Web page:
Is it illegal for your employer to yell at you in public?

UPDATED: Nov 3, 2011

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Is it illegal for your employer to yell at you in public?

At work yesterday my employer asked me if everything was OK. I replied yes. He then raised his voice, to actually yelling at me, and asked “What the hell happened on Sunday?”. I wasn’t understanding what he meant and he went on about one of his side things that was left for me to clean up. I was asked on Saturday to do the dishes from that side thing and that was it. I did them. He went on and on about what I didn’t do and how he has other people begging for jobs and I’m an adult, etc. A little while after he left, the bartender across the way came and told me she saw the whole thing.

Asked on November 3, 2011 under Employment Labor Law, Florida


M.D., Member, California and New York Bar / FreeAdvice Contributing Attorney

Answered 11 years ago | Contributor

While highly unprofessional, there may not be anything that you can do about it from a legal standpoint. Workplace harassment is illegal but such a claim may not be applicable here. This form of harassment has to do with a superior or co-worker creating an environment that is so hostile that it prevents the employee from performing their job duties in a reasonable manner. This can be done either by behavior or actions.  

Typically however these behaviors and/or actions must be "discriminatory" and not just a result of unprofessional or rude conduct.  In an employment setting, discrimination is action taken against an employee because that employee is a member of a "protected class" (i.e. their treatment must not be based on a person's race, religion, age, disability, sexual orientation, gender, national origin, etc). A hostile work environment also includes retaliatory action and sexual harassment.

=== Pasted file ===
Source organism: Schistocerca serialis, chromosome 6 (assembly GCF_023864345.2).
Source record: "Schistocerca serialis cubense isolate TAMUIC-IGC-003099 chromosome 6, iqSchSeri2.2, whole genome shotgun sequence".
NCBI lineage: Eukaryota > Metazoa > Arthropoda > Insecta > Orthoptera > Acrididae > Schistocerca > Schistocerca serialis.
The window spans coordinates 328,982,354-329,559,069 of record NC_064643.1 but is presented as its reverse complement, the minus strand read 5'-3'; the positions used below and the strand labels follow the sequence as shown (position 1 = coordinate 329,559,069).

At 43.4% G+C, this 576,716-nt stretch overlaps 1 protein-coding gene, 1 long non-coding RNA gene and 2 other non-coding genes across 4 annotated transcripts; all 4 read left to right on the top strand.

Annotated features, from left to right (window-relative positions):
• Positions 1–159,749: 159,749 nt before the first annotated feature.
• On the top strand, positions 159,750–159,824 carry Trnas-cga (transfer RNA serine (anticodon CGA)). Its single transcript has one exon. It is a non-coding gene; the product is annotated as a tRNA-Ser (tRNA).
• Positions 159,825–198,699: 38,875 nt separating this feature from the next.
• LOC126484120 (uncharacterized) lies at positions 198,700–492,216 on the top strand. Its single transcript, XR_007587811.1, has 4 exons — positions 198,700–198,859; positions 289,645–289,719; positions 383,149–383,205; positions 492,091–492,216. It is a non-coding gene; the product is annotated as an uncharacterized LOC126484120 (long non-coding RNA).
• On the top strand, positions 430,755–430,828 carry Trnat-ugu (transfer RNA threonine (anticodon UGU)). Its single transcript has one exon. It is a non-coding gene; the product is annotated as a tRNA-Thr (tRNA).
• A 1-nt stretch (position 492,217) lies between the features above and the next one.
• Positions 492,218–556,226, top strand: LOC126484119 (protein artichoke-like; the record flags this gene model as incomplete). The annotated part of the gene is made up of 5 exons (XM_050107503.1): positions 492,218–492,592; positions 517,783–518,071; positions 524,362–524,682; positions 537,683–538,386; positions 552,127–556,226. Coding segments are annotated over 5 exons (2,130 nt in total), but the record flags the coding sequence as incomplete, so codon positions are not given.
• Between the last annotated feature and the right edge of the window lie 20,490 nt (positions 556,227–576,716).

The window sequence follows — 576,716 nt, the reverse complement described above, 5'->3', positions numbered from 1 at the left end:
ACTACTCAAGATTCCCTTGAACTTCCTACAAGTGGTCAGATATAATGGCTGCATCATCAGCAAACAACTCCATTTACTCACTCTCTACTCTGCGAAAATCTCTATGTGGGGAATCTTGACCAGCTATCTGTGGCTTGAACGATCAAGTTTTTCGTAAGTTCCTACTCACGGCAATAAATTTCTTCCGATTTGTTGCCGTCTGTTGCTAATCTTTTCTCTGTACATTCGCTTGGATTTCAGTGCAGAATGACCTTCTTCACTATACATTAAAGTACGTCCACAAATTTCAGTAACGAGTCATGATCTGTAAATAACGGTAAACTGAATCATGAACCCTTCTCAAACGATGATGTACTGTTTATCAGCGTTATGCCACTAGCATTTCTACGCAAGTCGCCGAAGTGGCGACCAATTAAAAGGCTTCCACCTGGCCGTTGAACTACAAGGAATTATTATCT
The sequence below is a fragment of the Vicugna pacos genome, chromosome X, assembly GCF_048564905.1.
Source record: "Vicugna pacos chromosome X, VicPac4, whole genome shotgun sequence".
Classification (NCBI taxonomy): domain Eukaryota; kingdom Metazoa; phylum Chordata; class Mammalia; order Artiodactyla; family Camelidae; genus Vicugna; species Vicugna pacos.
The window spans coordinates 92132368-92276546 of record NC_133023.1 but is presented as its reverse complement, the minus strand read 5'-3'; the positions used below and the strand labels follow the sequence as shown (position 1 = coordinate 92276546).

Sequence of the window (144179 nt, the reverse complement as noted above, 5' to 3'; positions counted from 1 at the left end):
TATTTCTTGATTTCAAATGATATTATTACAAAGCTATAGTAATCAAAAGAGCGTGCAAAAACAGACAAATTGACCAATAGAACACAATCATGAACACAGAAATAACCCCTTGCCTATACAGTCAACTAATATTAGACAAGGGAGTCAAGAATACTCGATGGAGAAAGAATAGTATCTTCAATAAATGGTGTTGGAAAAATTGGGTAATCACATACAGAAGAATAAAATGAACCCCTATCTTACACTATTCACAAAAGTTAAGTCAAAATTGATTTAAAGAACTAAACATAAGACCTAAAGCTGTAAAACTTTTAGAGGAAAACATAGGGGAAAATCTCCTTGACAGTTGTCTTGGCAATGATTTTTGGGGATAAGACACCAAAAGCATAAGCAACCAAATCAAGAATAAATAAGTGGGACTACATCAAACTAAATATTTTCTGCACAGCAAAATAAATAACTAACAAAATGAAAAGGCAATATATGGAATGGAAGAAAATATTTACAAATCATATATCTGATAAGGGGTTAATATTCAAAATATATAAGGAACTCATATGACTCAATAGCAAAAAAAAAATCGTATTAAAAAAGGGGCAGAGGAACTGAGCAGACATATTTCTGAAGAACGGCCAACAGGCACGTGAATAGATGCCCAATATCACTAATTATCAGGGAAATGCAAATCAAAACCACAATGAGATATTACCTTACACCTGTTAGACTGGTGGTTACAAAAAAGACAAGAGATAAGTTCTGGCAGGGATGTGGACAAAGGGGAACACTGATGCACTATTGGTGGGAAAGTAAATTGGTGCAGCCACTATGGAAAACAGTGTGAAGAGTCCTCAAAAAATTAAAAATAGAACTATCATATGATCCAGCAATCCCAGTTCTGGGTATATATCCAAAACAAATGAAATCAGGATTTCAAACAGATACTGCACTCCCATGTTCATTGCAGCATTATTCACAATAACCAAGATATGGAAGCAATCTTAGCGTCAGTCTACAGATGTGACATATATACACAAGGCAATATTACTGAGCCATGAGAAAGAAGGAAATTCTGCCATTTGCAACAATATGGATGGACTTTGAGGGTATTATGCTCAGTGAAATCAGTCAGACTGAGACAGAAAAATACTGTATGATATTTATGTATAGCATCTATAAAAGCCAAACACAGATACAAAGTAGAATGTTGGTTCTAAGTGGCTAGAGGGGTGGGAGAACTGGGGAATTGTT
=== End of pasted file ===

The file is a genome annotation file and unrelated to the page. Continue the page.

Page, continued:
Based on the facts that you have presented however, while your employer's remarks were most unprofessional, they do not appear to rise to the level of an actionable claim. Unless that is, there is a stated company policy covering such a situation or you are protected by an employment/union agreement to the contrary (or as stated above, if your treatment was due to some type of discrimination or the like).

Still, you may want to consult an employment law attorney and go over all details of your case. They can best advise at you your rights and remedies, if any.

IMPORTANT NOTICE: The Answer(s) provided above are for general information only. The attorney providing the answer was not serving as the attorney for the person submitting the question or in any attorney-client relationship with such person. Laws may vary from state to state, and sometimes change. Tiny variations in the facts, or a fact not set forth in a question, often can change a legal outcome or an attorney's conclusion. Although has verified the attorney was admitted to practice law in at least one jurisdiction, he or she may not be authorized to practice law in the jurisdiction referred to in the question, nor is he or she necessarily experienced in the area of the law involved. Unlike the information in the Answer(s) above, upon which you should NOT rely, for personal advice you can rely upon we suggest you retain an attorney to represent you.

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